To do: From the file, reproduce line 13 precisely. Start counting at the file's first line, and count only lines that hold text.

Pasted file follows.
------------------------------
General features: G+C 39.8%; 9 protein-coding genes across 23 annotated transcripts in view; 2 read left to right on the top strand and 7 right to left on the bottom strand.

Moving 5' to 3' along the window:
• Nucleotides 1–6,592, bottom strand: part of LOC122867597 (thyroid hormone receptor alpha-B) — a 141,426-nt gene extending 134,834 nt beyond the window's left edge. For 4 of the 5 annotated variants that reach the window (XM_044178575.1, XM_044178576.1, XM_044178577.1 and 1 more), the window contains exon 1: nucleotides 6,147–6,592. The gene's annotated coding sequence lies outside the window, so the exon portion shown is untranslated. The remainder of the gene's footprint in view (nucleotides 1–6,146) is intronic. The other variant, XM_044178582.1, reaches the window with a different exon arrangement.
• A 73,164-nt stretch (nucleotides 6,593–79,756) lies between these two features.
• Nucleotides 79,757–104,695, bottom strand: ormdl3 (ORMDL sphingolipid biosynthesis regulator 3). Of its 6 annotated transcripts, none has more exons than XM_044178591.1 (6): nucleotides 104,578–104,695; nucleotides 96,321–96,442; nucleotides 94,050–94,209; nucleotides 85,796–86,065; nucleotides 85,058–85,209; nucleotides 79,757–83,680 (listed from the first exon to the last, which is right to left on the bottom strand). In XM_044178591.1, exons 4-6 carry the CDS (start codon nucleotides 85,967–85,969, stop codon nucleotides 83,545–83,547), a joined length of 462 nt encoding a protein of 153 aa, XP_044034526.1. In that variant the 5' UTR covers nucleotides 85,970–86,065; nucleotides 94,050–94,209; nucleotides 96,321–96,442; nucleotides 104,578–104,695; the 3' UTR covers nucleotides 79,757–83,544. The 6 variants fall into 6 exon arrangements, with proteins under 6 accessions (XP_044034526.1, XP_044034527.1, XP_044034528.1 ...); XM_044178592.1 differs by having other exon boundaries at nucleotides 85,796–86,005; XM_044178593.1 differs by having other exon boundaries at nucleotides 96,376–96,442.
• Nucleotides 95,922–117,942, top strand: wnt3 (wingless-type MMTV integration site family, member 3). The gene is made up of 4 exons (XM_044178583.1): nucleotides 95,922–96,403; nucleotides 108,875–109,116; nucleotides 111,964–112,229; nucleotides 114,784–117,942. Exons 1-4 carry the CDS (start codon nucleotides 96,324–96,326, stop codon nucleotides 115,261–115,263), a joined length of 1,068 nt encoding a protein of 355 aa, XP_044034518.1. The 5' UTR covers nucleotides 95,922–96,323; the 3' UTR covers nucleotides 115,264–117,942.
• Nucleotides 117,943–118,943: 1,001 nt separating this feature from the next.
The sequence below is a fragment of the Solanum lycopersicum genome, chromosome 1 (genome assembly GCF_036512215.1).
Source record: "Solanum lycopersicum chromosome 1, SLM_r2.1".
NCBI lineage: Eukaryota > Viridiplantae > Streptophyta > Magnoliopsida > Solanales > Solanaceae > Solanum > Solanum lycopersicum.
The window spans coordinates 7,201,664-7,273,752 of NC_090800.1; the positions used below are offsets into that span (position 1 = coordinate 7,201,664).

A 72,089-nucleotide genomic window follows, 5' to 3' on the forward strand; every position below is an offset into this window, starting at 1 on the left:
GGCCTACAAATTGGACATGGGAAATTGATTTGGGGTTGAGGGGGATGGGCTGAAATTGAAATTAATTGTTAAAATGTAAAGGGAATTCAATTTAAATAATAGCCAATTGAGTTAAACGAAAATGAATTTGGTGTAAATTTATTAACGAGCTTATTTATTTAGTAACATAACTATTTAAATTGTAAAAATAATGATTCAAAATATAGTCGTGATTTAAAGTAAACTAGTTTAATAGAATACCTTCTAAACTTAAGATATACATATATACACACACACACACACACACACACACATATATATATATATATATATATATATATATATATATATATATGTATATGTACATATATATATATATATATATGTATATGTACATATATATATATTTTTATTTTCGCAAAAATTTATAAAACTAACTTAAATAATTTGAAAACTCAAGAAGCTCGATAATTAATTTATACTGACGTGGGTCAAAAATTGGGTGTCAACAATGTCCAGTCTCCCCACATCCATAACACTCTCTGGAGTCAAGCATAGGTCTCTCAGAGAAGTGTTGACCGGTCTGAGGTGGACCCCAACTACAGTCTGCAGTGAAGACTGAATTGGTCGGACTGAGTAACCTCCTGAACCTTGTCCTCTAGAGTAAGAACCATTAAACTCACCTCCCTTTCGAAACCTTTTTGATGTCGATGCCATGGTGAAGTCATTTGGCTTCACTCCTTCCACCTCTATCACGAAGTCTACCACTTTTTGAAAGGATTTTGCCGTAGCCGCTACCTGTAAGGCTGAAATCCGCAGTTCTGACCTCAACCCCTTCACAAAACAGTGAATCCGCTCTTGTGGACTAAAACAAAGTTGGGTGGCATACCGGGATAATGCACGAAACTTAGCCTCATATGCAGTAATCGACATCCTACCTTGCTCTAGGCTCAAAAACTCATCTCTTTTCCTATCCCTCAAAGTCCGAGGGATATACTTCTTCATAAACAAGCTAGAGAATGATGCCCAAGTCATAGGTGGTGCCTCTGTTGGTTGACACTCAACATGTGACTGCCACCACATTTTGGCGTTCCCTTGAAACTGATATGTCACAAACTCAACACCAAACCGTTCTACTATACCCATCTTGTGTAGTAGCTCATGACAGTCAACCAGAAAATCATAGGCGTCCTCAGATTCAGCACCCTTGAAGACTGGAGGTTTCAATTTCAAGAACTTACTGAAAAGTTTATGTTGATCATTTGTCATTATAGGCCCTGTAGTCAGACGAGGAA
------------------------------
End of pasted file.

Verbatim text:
GGCCTACAAATTGGACATGGGAAATTGATTTGGGGTTGAGGGGGATGGGCTGAAATTGAAATTAATTGTTAAAATGTAAAGGGAATTCAATTTAAATAATAGCCAATTGAGTTAAACGAAAATGAATTTGGTGTAAATTTATTAACGAGCTTATTTATTTAGTAACATAACTATTTAAATTGTAAAAATAATGATTCAAAATATAGTCGTGATTTAAAGTAAACTAGTTTAATAGAATACCTTCTAAACTTAAGATATACATATATACACACACACACACACACACACACACATATATATATATATATATATATATATATATATATATATATATGTATATGTACATATATATATATATATATATGTATATGTACATATATATATATTTTTATTTTCGCAAAAATTTATAAAACTAACTTAAATAATTTGAAAACTCAAGAAGCTCGATAATTAATTTATACTGACGTGGGTCAAAAATTGGGTGTCAACAATGTCCAGTCTCCCCACATCCATAACACTCTCTGGAGTCAAGCATAGGTCTCTCAGAGAAGTGTTGACCGGTCTGAGGTGGACCCCAACTACAGTCTGCAGTGAAGACTGAATTGGTCGGACTGAGTAACCTCCTGAACCTTGTCCTCTAGAGTAAGAACCATTAAACTCACCTCCCTTTCGAAACCTTTTTGATGTCGATGCCATGGTGAAGTCATTTGGCTTCACTCCTTCCACCTCTATCACGAAGTCTACCACTTTTTGAAAGGATTTTGCCGTAGCCGCTACCTGTAAGGCTGAAATCCGCAGTTCTGACCTCAACCCCTTCACAAAACAGTGAATCCGCTCTTGTGGACTAAAACAAAGTTGGGTGGCATACCGGGATAATGCACGAAACTTAGCCTCATATGCAGTAATCGACATCCTACCTTGCTCTAGGCTCAAAAACTCATCTCTTTTCCTATCCCTCAAAGTCCGAGGGATATACTTCTTCATAAACAAGCTAGAGAATGATGCCCAAGTCATAGGTGGTGCCTCTGTTGGTTGACACTCAACATGTGACTGCCACCACATTTTGGCGTTCCCTTGAAACTGATATGTCACAAACTCAACACCAAACCGTTCTACTATACCCATCTTGTGTAGTAGCTCATGACAGTCAACCAGAAAATCATAGGCGTCCTCAGATTCAGCACCCTTGAAGACTGGAGGTTTCAATTTCAAGAACTTACTGAAAAGTTTATGTTGATCATTTGTCATTATAGGCCCTGTAGTCAGACGAGGAA